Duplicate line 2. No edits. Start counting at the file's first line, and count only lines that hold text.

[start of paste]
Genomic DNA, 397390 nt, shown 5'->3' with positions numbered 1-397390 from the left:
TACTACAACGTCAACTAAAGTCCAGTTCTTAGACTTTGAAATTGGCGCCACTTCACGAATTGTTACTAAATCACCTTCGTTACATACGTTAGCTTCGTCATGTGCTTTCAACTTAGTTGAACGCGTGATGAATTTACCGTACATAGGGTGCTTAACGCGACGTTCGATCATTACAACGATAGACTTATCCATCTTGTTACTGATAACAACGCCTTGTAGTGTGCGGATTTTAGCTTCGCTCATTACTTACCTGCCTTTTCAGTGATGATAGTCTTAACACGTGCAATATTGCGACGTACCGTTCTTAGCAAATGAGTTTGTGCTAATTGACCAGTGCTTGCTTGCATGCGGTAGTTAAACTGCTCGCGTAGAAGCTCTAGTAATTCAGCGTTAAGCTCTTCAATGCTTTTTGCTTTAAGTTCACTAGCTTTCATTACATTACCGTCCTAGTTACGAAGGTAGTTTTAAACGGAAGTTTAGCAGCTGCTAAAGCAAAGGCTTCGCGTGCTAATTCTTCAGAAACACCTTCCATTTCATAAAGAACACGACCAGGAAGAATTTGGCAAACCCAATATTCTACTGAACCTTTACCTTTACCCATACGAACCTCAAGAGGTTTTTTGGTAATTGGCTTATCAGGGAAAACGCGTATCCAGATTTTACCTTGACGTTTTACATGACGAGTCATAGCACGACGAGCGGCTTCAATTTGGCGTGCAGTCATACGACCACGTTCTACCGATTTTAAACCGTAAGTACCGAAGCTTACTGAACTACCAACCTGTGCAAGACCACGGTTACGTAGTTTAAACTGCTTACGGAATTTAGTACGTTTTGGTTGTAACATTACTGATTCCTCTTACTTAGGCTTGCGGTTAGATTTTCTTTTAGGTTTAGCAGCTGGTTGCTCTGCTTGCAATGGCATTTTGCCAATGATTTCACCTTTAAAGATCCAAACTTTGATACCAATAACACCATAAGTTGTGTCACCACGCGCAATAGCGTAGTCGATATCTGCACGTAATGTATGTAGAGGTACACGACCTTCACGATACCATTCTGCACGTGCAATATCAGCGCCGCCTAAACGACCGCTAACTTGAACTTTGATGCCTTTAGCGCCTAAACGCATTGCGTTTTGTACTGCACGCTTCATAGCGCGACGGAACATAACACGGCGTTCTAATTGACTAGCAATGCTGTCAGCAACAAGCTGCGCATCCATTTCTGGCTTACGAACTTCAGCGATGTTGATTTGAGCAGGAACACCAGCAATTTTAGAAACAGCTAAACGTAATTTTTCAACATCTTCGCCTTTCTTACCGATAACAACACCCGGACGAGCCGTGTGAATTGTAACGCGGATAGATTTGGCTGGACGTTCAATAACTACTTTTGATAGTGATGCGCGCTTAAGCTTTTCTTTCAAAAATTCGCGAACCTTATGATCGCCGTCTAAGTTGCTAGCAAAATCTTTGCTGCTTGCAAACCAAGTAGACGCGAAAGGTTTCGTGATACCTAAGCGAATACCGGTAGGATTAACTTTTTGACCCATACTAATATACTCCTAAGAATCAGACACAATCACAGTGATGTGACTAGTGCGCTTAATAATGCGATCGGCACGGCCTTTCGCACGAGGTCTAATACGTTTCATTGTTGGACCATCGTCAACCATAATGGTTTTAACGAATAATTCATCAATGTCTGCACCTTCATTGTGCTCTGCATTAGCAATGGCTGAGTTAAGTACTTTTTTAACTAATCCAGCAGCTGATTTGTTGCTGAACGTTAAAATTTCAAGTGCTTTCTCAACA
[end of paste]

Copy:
TACTACAACGTCAACTAAAGTCCAGTTCTTAGACTTTGAAATTGGCGCCACTTCACGAATTGTTACTAAATCACCTTCGTTACATACGTTAGCTTCGTCATGTGCTTTCAACTTAGTTGAACGCGTGATGAATTTACCGTACATAGGGTGCTTAACGCGACGTTCGATCATTACAACGATAGACTTATCCATCTTGTTACTGATAACAACGCCTTGTAGTGTGCGGATTTTAGCTTCGCTCATTACTTACCTGCCTTTTCAGTGATGATAGTCTTAACACGTGCAATATTGCGACGTACCGTTCTTAGCAAATGAGTTTGTGCTAATTGACCAGTGCTTGCTTGCATGCGGTAGTTAAACTGCTCGCGTAGAAGCTCTAGTAATTCAGCGTTAAGCTCTTCAATGCTTTTTGCTTTAAGTTCACTAGCTTTCATTACATTACCGTCCTAGTTACGAAGGTAGTTTTAAACGGAAGTTTAGCAGCTGCTAAAGCAAAGGCTTCGCGTGCTAATTCTTCAGAAACACCTTCCATTTCATAAAGAACACGACCAGGAAGAATTTGGCAAACCCAATATTCTACTGAACCTTTACCTTTACCCATACGAACCTCAAGAGGTTTTTTGGTAATTGGCTTATCAGGGAAAACGCGTATCCAGATTTTACCTTGACGTTTTACATGACGAGTCATAGCACGACGAGCGGCTTCAATTTGGCGTGCAGTCATACGACCACGTTCTACCGATTTTAAACCGTAAGTACCGAAGCTTACTGAACTACCAACCTGTGCAAGACCACGGTTACGTAGTTTAAACTGCTTACGGAATTTAGTACGTTTTGGTTGTAACATTACTGATTCCTCTTACTTAGGCTTGCGGTTAGATTTTCTTTTAGGTTTAGCAGCTGGTTGCTCTGCTTGCAATGGCATTTTGCCAATGATTTCACCTTTAAAGATCCAAACTTTGATACCAATAACACCATAAGTTGTGTCACCACGCGCAATAGCGTAGTCGATATCTGCACGTAATGTATGTAGAGGTACACGACCTTCACGATACCATTCTGCACGTGCAATATCAGCGCCGCCTAAACGACCGCTAACTTGAACTTTGATGCCTTTAGCGCCTAAACGCATTGCGTTTTGTACTGCACGCTTCATAGCGCGACGGAACATAACACGGCGTTCTAATTGACTAGCAATGCTGTCAGCAACAAGCTGCGCATCCATTTCTGGCTTACGAACTTCAGCGATGTTGATTTGAGCAGGAACACCAGCAATTTTAGAAACAGCTAAACGTAATTTTTCAACATCTTCGCCTTTCTTACCGATAACAACACCCGGACGAGCCGTGTGAATTGTAACGCGGATAGATTTGGCTGGACGTTCAATAACTACTTTTGATAGTGATGCGCGCTTAAGCTTTTCTTTCAAAAATTCGCGAACCTTATGATCGCCGTCTAAGTTGCTAGCAAAATCTTTGCTGCTTGCAAACCAAGTAGACGCGAAAGGTTTCGTGATACCTAAGCGAATACCGGTAGGATTAACTTTTTGACCCATACTAATATACTCCTAAGAATCAGACACAATCACAGTGATGTGACTAGTGCGCTTAATAATGCGATCGGCACGGCCTTTCGCACGAGGTCTAATACGTTTCATTGTTGGACCATCGTCAACCATAATGGTTTTAACGAATAATTCATCAATGTCTGCACCTTCATTGTGCTCTGCATTAGCAATGGCTGAGTTAAGTACTTTTTTAACTAATCCAGCAGCTGATTTGTTGCTGAACGTTAAAATTTCAAGTGCTTTCTCAACA